Resetting Your Gut Could Lower Your Glucose Levels was written by Matthew Garza for diaTribe.org, 18 April 2022.

Fractyl Health has developed a new technology called duodenal mucosal resurfacing, which can “reset” your gut, leading to improvements in glucose levels and weight and a reduction in medications. Learn more about this technology and its performance in current clinical trials.

As a part of the digestive system, the gut is one of the largest and most important collections of organs in our bodies and it impacts many different aspects of our health. Years of eating foods high in fat and sugar can lead to buildup and a thickening in the lining of a portion of the gut called the duodenum which comes right after the stomach. 

Researchers started to wonder: What if you could reset this part of your gut back to its original healthy function? If you could erase the effects of all this built-up damage, could you reverse some of the harmful effects that result from the damage?

Fractyl Health has pioneered a procedure that seems to do just that, called Revita DMR (DMR stands for duodenal mucosal resurfacing).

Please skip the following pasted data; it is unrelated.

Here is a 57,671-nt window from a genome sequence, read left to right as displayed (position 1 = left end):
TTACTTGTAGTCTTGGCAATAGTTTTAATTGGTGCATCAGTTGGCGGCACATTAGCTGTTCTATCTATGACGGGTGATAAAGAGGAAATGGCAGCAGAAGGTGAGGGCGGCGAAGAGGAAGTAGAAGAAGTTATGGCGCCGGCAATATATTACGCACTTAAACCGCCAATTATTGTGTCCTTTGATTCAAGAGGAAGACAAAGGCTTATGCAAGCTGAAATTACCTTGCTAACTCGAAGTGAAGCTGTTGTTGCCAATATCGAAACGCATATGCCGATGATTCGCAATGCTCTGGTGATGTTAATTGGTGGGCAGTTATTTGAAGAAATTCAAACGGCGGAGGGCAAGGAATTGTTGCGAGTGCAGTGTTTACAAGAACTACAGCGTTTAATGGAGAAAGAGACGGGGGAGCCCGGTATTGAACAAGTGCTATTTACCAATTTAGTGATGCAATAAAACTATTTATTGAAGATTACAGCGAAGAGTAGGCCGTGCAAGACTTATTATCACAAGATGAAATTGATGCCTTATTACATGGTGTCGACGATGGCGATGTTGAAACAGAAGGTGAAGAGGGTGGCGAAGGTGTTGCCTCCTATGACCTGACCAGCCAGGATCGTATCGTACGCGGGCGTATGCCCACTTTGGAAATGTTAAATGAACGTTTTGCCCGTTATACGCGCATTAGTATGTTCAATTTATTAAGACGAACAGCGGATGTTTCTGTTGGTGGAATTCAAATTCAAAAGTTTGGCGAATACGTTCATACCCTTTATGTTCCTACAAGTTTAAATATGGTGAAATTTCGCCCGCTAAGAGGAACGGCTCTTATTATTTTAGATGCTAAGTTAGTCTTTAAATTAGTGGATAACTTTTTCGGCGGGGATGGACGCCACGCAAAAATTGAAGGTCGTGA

The DMR procedure is designed to target the duodenum, a portion of the small intestine in your gut. As the body digests food, it travels to the duodenum immediately after passing through the stomach.  “The gut itself is a key regulator of metabolism,” White explained. Metabolism is how your body breaks down food and uses it for energy. 

The duodenum is particularly important because it sends signals to the organs that have effects on blood sugar and body weight. According to Dr. Juan Carlos Lopez-Talavera, Fractyl’s chief medical officer, research has shown that over time, unhealthy diets high in fats and sugar can lead to this section of your gut having a thickened lining which negatively affects your metabolism. This causes the duodenum to become highly active and over-sensitive

Read more:  Resetting Your Gut Could Lower Your Glucose Levels

This former SpaceX engineer wants to prevent you from getting diabetes was published by Ruth Reader for FastCompany.com, 20 April 2022.